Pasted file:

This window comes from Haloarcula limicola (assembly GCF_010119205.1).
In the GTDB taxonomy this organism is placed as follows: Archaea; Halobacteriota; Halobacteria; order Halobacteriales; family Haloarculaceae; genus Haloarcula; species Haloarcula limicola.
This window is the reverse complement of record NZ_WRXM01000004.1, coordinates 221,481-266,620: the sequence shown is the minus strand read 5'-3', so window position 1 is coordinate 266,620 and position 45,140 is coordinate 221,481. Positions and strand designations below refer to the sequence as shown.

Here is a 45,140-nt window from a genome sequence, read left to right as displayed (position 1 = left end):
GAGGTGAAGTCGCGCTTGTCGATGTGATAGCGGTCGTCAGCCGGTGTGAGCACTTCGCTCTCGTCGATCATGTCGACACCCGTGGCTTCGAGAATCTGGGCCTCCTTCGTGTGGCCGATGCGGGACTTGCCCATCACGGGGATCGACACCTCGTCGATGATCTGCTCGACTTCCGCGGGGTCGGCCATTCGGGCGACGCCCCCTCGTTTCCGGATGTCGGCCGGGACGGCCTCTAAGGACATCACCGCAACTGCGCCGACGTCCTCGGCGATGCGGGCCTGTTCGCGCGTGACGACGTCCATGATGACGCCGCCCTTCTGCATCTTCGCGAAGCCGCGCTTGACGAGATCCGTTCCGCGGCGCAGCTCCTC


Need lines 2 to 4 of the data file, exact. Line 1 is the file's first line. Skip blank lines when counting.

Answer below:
In the GTDB taxonomy this organism is placed as follows: Archaea; Halobacteriota; Halobacteria; order Halobacteriales; family Haloarculaceae; genus Haloarcula; species Haloarcula limicola.
This window is the reverse complement of record NZ_WRXM01000004.1, coordinates 221,481-266,620: the sequence shown is the minus strand read 5'-3', so window position 1 is coordinate 266,620 and position 45,140 is coordinate 221,481. Positions and strand designations below refer to the sequence as shown.

Here is a 45,140-nt window from a genome sequence, read left to right as displayed (position 1 = left end):